Sunday, 9 March 2014
Celebrating gender equity, while reflecting on the gap that still is to be closed.
March 8th is International Woman’s Day - it was a chance to reflect on progress and shortcomings of efforts to achieve gender equity.
While major strides are obvious over time periods of decades to centuries, the gaps between genders remain unacceptable. On the surface from a health perspective, women enjoy a five year advantage over males, a gap that was greatest at 7.5 years around 1980 and has slowly been decreasing while both genders have continued to enjoy steadily increasing life expectancy.
The UN Development Program produces occasional reports on human development, the site is a wealth of data and international analytic information. The most recent version in 2013 continues just a three year tradition of reporting on gender inequality (page 158). Northern European and Scandinavian countries lead the index with the Netherlands, Sweden and Switzerland holding the top three rankings. Canada places 18th, the US 42nd Where Canada performs well is equal and high rates of secondary education in both genders. Performance is average on labour force participation with 71% of males and 62% of females over 15 in the labour force, average on proportion of national government seats held by females (28%), poorly on teen fertility and maternal mortality. In all categories Canada preforms better than the US.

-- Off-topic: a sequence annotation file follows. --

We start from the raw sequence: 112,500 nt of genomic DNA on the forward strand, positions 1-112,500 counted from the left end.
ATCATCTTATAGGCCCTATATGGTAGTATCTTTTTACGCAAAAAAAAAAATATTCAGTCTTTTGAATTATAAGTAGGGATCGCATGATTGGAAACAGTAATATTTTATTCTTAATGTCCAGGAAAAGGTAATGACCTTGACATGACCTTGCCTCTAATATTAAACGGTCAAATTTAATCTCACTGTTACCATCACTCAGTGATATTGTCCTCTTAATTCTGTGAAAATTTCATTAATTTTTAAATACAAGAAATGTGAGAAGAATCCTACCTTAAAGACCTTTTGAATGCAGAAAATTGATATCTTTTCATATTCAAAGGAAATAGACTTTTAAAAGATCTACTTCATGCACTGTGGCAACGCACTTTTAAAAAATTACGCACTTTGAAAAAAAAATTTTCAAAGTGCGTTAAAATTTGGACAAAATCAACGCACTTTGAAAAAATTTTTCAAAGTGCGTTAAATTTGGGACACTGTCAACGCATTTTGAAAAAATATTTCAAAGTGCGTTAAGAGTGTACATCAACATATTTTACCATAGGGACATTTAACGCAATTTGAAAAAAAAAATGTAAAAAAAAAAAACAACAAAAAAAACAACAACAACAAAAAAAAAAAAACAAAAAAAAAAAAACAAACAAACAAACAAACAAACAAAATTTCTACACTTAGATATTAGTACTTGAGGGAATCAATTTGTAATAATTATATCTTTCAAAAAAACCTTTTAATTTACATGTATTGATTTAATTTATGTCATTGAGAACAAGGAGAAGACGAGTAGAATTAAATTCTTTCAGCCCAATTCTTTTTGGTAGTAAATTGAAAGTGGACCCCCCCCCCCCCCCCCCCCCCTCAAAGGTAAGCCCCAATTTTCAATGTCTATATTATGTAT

A key policy direction in Canada has been towards pay equity, with several provinces implementing formal direction such as the Ontario Pay Equity Act of 1987. However, progress has been slow in decreasing the gap. The Conference Board of Canada has an excellent site monitoring Canada’s progress and international ranking on gender income gap, reported in 2010 as having slowly dropped to 19% but only ranked 11th of 17 peer countries and on par with the US performance.
A closing note on equity in executive positions which has gained prominence of an indicator. The Human Resource Council of Canada reports on diversity and makes specific note of the differences between non-profit and for profit sectors, with women having a majority of managerial roles and overall jobs in the non-profit section although disproportionately less managerial positions by 6%. While women constitute just less than half of the workforce in the for – profit sector, they hold only just above one third of the managerial roles. HR Council diversity
A far cry from the pre-60’s eras from which women’s liberation movements and feminism arose, and a far cry from countries where women remain repressed and precluded from social inclusion. Nonetheless the goal of equality is one that deserves celebration and a reminder that we have a long way to go